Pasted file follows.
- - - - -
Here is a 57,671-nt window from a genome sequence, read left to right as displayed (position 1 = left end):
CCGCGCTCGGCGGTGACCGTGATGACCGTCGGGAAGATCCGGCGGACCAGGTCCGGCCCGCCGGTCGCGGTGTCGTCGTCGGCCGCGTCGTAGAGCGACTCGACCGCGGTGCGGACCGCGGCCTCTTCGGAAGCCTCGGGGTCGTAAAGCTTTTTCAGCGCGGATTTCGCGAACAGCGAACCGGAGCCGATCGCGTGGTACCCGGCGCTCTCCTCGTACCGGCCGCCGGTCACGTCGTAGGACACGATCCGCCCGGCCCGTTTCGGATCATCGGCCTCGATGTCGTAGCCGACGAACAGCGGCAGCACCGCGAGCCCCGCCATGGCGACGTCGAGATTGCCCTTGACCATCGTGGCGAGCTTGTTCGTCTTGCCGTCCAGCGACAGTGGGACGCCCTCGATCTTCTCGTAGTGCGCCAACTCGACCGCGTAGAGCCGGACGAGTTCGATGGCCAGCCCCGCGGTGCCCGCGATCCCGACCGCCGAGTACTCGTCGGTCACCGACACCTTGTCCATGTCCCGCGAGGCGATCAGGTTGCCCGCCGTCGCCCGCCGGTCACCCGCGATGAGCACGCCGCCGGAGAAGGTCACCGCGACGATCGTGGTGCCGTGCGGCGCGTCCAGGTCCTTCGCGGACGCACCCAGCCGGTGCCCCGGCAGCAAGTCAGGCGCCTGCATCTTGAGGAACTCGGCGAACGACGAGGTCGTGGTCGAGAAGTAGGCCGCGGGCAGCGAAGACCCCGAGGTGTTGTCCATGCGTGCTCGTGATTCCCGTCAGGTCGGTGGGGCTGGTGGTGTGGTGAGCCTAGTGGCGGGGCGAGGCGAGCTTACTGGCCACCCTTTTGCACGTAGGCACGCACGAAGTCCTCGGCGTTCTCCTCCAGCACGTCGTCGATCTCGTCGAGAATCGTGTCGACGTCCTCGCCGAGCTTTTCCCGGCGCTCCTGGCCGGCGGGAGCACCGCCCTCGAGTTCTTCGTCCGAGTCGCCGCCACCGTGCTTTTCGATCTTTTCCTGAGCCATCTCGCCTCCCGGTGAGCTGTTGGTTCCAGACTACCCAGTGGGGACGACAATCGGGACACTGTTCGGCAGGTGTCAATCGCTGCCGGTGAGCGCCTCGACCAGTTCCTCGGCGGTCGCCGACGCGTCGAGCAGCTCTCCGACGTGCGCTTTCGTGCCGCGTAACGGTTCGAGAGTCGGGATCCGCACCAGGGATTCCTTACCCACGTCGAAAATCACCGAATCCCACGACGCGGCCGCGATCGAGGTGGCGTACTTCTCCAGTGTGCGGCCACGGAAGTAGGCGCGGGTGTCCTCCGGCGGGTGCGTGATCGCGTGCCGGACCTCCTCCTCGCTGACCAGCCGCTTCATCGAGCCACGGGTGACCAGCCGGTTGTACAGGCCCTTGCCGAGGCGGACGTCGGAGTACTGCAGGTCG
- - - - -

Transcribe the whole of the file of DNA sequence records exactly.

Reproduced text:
Here is a 57,671-nt window from a genome sequence, read left to right as displayed (position 1 = left end):
CCGCGCTCGGCGGTGACCGTGATGACCGTCGGGAAGATCCGGCGGACCAGGTCCGGCCCGCCGGTCGCGGTGTCGTCGTCGGCCGCGTCGTAGAGCGACTCGACCGCGGTGCGGACCGCGGCCTCTTCGGAAGCCTCGGGGTCGTAAAGCTTTTTCAGCGCGGATTTCGCGAACAGCGAACCGGAGCCGATCGCGTGGTACCCGGCGCTCTCCTCGTACCGGCCGCCGGTCACGTCGTAGGACACGATCCGCCCGGCCCGTTTCGGATCATCGGCCTCGATGTCGTAGCCGACGAACAGCGGCAGCACCGCGAGCCCCGCCATGGCGACGTCGAGATTGCCCTTGACCATCGTGGCGAGCTTGTTCGTCTTGCCGTCCAGCGACAGTGGGACGCCCTCGATCTTCTCGTAGTGCGCCAACTCGACCGCGTAGAGCCGGACGAGTTCGATGGCCAGCCCCGCGGTGCCCGCGATCCCGACCGCCGAGTACTCGTCGGTCACCGACACCTTGTCCATGTCCCGCGAGGCGATCAGGTTGCCCGCCGTCGCCCGCCGGTCACCCGCGATGAGCACGCCGCCGGAGAAGGTCACCGCGACGATCGTGGTGCCGTGCGGCGCGTCCAGGTCCTTCGCGGACGCACCCAGCCGGTGCCCCGGCAGCAAGTCAGGCGCCTGCATCTTGAGGAACTCGGCGAACGACGAGGTCGTGGTCGAGAAGTAGGCCGCGGGCAGCGAAGACCCCGAGGTGTTGTCCATGCGTGCTCGTGATTCCCGTCAGGTCGGTGGGGCTGGTGGTGTGGTGAGCCTAGTGGCGGGGCGAGGCGAGCTTACTGGCCACCCTTTTGCACGTAGGCACGCACGAAGTCCTCGGCGTTCTCCTCCAGCACGTCGTCGATCTCGTCGAGAATCGTGTCGACGTCCTCGCCGAGCTTTTCCCGGCGCTCCTGGCCGGCGGGAGCACCGCCCTCGAGTTCTTCGTCCGAGTCGCCGCCACCGTGCTTTTCGATCTTTTCCTGAGCCATCTCGCCTCCCGGTGAGCTGTTGGTTCCAGACTACCCAGTGGGGACGACAATCGGGACACTGTTCGGCAGGTGTCAATCGCTGCCGGTGAGCGCCTCGACCAGTTCCTCGGCGGTCGCCGACGCGTCGAGCAGCTCTCCGACGTGCGCTTTCGTGCCGCGTAACGGTTCGAGAGTCGGGATCCGCACCAGGGATTCCTTACCCACGTCGAAAATCACCGAATCCCACGACGCGGCCGCGATCGAGGTGGCGTACTTCTCCAGTGTGCGGCCACGGAAGTAGGCGCGGGTGTCCTCCGGCGGGTGCGTGATCGCGTGCCGGACCTCCTCCTCGCTGACCAGCCGCTTCATCGAGCCACGGGTGACCAGCCGGTTGTACAGGCCCTTGCCGAGGCGGACGTCGGAGTACTGCAGGTCG